Governor offers some help but not enough
Gov. Sean Parnell's proposed increases in the base student allocation marked a departure from his flat-funding policies of the last three years but for the Anchorage School District those increases wouldn't prevent teacher layoffs and other cuts.
Even the total of Parnell's stepped increases over the next three years -- about $200 per student -- wouldn't cover the shortfall in Anchorage this year.
According to the School District, the base allocation would have to rise about $250 per student next year to maintain the status quo.
In addition, while the governor clarified that he is not linking more public school funds to a constitutional amendment allowing public money for private schools, he is maintaining some link to his package of reforms. It's not clear how that will work out as lawmakers consider his reform bill.
Gov. Parnell and lawmakers should separate these issues. Fund our public schools so that we don't have to lay off teachers next year. Layoffs mean larger class sizes, less individual attention, more stress and a tougher environment in which to teach and learn.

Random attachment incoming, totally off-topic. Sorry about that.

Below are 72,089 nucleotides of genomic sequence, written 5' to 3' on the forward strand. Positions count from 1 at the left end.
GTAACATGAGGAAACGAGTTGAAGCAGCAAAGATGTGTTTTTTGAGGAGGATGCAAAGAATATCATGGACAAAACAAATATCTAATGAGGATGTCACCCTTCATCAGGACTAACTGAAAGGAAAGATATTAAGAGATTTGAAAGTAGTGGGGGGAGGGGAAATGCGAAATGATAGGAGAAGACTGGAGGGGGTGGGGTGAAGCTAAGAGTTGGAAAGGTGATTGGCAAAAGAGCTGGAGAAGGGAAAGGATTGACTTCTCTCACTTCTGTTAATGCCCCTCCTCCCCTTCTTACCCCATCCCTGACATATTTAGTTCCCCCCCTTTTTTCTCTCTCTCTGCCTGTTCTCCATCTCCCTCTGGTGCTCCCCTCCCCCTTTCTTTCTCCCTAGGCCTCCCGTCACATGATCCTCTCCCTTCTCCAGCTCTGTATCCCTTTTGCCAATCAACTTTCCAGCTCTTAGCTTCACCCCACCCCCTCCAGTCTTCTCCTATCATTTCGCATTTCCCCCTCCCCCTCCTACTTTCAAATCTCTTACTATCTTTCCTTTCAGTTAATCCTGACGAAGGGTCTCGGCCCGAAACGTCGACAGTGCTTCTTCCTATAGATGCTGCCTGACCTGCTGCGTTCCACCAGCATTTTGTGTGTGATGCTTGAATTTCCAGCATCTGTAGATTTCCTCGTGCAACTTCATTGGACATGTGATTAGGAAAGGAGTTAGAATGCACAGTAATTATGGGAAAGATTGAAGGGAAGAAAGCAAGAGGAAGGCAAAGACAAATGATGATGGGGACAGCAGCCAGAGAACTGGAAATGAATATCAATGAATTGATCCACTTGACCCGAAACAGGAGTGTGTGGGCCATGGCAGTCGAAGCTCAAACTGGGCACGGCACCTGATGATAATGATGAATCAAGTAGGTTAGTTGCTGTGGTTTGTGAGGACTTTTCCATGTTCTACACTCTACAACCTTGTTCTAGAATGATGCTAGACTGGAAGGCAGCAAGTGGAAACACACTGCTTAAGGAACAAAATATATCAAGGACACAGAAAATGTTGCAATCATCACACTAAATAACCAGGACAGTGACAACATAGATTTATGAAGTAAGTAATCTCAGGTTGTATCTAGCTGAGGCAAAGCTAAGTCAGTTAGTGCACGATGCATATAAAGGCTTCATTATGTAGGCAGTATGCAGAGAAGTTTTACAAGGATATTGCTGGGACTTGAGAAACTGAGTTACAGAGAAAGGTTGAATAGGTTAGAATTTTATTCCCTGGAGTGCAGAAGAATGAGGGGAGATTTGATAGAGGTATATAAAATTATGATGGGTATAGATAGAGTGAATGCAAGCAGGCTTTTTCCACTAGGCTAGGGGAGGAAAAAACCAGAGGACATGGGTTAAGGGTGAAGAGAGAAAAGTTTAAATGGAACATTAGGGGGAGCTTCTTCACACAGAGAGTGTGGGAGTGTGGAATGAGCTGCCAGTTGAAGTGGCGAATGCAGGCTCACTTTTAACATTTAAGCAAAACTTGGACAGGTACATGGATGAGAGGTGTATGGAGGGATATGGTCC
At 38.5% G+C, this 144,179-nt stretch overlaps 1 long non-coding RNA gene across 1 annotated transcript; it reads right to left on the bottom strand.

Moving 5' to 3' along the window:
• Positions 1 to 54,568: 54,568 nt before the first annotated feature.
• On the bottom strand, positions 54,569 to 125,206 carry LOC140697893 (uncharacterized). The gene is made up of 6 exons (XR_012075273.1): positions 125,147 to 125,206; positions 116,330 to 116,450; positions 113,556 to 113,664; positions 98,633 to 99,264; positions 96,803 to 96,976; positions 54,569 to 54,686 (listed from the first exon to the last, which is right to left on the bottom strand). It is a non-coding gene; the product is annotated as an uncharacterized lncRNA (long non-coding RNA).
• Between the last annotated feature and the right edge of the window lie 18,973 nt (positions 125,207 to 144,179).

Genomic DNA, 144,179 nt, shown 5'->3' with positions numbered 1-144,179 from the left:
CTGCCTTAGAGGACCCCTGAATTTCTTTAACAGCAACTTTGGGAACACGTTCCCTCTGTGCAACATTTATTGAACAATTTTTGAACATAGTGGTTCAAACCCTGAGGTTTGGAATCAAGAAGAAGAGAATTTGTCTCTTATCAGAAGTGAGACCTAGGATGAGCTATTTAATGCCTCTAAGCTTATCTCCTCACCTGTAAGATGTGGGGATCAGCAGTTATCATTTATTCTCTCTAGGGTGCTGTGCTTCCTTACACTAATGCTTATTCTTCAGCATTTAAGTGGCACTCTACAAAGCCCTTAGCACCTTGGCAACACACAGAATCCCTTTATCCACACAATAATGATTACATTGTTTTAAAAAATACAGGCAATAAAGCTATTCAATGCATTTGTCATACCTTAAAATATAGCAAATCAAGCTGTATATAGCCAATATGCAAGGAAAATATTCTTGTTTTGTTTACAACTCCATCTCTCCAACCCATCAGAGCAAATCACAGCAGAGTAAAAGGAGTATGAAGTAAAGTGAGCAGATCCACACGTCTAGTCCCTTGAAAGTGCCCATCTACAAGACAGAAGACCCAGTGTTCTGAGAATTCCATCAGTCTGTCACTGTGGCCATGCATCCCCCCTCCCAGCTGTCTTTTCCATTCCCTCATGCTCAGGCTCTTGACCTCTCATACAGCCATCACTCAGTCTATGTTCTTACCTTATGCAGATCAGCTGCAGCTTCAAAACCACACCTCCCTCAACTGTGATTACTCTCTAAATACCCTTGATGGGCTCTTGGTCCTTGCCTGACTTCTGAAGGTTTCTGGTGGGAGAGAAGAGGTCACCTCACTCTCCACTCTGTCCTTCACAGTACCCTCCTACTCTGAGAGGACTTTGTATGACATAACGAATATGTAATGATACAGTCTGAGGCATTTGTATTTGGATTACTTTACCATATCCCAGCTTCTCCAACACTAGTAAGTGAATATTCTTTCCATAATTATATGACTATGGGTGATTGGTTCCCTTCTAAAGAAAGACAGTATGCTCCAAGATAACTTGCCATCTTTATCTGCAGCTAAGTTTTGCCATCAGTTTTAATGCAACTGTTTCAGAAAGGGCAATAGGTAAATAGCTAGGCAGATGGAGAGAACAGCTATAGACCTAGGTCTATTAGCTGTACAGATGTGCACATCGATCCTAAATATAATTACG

That's not how Alaska should meet its constitutional obligation to its public schools and students.
Parnell's proposal brings to mind an old joke about conservatives and liberals. A man is drowning 10 feet offshore. The conservative shouts, "Keep your head up, man!" The liberal throws him a 5-foot rope.
Either way, the man drowns.
Parnell is the liberal in this comparison, offering too little to make the difference that the state's school districts need. Our schools will be weaker.
If the governor wants to put his brand of school reform front and center this session, fine. Let's have those debates and vet his proposals.
But let's also keep our public schools operating at least at their current levels, without teacher layoffs, extra periods or cuts in supplies. That means more than what the governor has offered -- in the case of Anchorage, about three times more next year.
Much talk goes on about what's wrong with our schools, how they are failing us, not performing as they should. Less mentioned is all the great work that goes on in our public schools, day after day, by some good people who care about our kids -- their students.
If we let these cuts stand, we won't improve anything. What we will do is cut some of that great work. That's a policy we should change for keeps.
BOTTOM LINE: Keep our teachers; fund the schools.